The Backstagers #1
Written by: James Tynion IV
Illustrator: Rian Sygh
Colors: Walter Baiamonte
Letterer: Jim Campbell
Publisher: Boom Box
Review by Gregory Brothers
One thing that I can’t stand is when people tell me that they do not read comics because they are all about superheroes fighting each other. Anyone who has even been to a comic book store or looked at the offerings each month can tell you that Superhero comics is just a percentage of what comes out every month. One of those imprints that has been doing a great job as of late bringing new and unique characters and books out to the public is Boom! and their Boom! Box imprint.
The Backstagers #1 is the first in a new all-ages series by writer James Tynion IV and artist Rian Sygh about people trying to find their place in the world when they feel like they do not belong anywhere. We are first introduced to Jory, who as the new kid at a new school is in a situation where many people have found themselves of being scared to meet new people while trying to find their own niche. Through some encouragement he does find his way to the Drama club meeting which is where his adventure begins. Anyone who has ever been part of a theater production or been around the theater in general can tell you that the backstage area is one that can be a little scary, mysterious, and intimidating. Tynion plays up all of these ideas in the setting of the The Backstagers with a area that touches on the scary and intimidating, while playing up the mysteries of what happens backstage. In the end after a short adventure introduces the rest of the cast we get the idea that even more mysteries will be coming their way before this limited series comes to an end.
One of the high points of this book is the diversity of the cast of characters. We get students who are of different ethnicities, sexual preference, and body types. We get students who are problem solvers, tech wizards, and builders. You name something unique about yourself and you will more than likely be able to find a character that you are able to relate to within The Backstagers. Jory is the main focus of this first issue as it is his desire to find a place that he fits in that introduces us to the rest of the group. As he meets the different members of the group we begin to understand that these students do not dwell on the differences that they each have but instead focus on working together to get their job done. The fact that the actors on the other side of the curtain barely notice them at all much less if they are different works to make the group more inclusive of anyone who makes their way to the backstage side. Tynion does an excellent job introducing each of these characters in a way that you understand what makes them unique but does not bog the script down with needless dialogue explaining their differences. In the end you understand the core to each character while leaving plenty of room for growth in future issues.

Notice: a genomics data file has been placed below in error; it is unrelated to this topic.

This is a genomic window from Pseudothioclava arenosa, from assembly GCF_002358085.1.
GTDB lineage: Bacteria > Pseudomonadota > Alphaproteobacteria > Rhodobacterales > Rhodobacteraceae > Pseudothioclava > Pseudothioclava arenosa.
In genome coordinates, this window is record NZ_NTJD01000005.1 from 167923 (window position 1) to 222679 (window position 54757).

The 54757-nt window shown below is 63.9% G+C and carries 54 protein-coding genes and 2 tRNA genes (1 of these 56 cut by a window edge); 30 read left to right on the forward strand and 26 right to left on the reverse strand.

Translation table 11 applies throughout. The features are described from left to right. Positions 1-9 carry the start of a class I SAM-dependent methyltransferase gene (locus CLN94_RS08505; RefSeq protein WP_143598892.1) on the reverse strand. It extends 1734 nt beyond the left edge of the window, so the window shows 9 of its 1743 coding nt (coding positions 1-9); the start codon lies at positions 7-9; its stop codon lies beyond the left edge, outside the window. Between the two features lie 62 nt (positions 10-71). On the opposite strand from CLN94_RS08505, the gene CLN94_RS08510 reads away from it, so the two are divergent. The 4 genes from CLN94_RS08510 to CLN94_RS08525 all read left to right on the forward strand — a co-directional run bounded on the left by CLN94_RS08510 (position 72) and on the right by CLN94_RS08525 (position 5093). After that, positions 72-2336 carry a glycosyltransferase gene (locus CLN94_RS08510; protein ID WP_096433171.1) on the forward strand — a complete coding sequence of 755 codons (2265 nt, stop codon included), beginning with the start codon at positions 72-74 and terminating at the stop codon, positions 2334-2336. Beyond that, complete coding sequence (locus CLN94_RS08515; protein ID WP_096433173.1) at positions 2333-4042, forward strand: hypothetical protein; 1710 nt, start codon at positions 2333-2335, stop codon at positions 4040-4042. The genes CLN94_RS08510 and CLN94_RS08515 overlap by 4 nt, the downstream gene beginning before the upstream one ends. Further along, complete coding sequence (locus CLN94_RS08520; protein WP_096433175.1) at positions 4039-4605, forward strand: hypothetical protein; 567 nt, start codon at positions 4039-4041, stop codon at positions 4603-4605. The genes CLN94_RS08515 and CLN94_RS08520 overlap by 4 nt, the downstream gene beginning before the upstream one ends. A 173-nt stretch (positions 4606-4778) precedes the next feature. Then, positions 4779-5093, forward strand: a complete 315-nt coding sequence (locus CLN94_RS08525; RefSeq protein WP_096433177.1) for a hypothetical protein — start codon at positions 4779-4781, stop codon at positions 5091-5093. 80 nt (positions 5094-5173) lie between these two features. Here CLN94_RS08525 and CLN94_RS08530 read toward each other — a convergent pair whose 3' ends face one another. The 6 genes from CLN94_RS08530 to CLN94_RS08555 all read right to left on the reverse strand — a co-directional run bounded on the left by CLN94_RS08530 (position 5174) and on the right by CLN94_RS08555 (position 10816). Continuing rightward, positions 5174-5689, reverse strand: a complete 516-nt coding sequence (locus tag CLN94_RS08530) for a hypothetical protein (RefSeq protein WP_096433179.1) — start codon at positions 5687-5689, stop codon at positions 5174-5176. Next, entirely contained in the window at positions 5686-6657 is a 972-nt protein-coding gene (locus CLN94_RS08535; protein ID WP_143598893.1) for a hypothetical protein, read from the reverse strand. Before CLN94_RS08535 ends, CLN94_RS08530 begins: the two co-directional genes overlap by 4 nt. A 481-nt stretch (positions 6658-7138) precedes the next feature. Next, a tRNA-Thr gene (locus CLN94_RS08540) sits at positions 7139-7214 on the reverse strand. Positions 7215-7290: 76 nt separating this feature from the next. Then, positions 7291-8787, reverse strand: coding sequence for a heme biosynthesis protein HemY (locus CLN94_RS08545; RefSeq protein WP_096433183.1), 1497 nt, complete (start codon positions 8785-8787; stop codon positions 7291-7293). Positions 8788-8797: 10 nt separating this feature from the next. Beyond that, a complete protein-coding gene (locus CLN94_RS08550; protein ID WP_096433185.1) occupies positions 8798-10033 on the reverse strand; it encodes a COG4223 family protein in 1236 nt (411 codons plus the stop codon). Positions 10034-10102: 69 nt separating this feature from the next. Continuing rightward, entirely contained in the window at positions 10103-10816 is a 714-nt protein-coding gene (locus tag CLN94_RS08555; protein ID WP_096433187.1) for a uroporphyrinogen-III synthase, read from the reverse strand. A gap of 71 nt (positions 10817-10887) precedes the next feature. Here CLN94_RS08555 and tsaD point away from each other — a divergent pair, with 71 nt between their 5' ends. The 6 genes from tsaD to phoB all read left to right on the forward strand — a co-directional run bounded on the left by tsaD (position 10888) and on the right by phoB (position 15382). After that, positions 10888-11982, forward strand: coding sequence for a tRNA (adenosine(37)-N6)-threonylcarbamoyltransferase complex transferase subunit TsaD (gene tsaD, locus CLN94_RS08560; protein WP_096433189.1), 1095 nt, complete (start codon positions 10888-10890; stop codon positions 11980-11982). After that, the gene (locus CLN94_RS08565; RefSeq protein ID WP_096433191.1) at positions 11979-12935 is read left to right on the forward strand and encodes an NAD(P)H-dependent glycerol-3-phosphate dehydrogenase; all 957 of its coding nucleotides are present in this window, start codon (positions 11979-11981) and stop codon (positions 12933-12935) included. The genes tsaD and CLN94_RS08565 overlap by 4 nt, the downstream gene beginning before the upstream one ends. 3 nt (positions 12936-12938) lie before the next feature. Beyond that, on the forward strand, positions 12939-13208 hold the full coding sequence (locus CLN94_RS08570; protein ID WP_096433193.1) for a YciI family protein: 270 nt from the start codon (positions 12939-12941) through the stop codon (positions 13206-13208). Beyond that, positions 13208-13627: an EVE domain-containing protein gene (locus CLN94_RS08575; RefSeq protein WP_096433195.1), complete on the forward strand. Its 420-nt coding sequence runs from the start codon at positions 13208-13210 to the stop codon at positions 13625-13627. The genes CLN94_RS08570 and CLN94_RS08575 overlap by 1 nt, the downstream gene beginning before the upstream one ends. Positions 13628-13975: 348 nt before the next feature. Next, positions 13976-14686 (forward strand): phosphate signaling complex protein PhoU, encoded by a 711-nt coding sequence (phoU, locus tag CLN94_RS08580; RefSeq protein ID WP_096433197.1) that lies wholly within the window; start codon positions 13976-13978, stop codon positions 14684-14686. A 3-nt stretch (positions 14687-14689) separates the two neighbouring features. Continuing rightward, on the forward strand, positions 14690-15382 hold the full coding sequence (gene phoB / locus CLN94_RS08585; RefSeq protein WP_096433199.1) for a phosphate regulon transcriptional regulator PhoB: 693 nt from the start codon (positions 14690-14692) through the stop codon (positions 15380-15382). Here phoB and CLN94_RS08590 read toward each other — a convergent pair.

The art is whimsical and colorful throughout the panels and works perfectly with the feel of the book. The odd shaped panels and use of colors and objects within the gutters between adds to the idea of the mystery that is the backstage area. It makes it feel at times as if the characters and the readers are running through a giant funhouse. The diversity of the cast is just added to buy the way that they are presented throughout. No character looks the same and the personality that comes out in their talking is just enhanced by the art.
Buy! The Backstagers is one of those all ages book that tries to find a way to include a diverse cast also. It does it in a way that does not feel as if it is being force but is natural. Anyone who has ever felt out of place or as if they do not belong will find the core of this story very familiar. The addition of the mystery of the backstage area adds to the fun factor within this book. Pick it up, enjoy the great story telling and the wonderful art.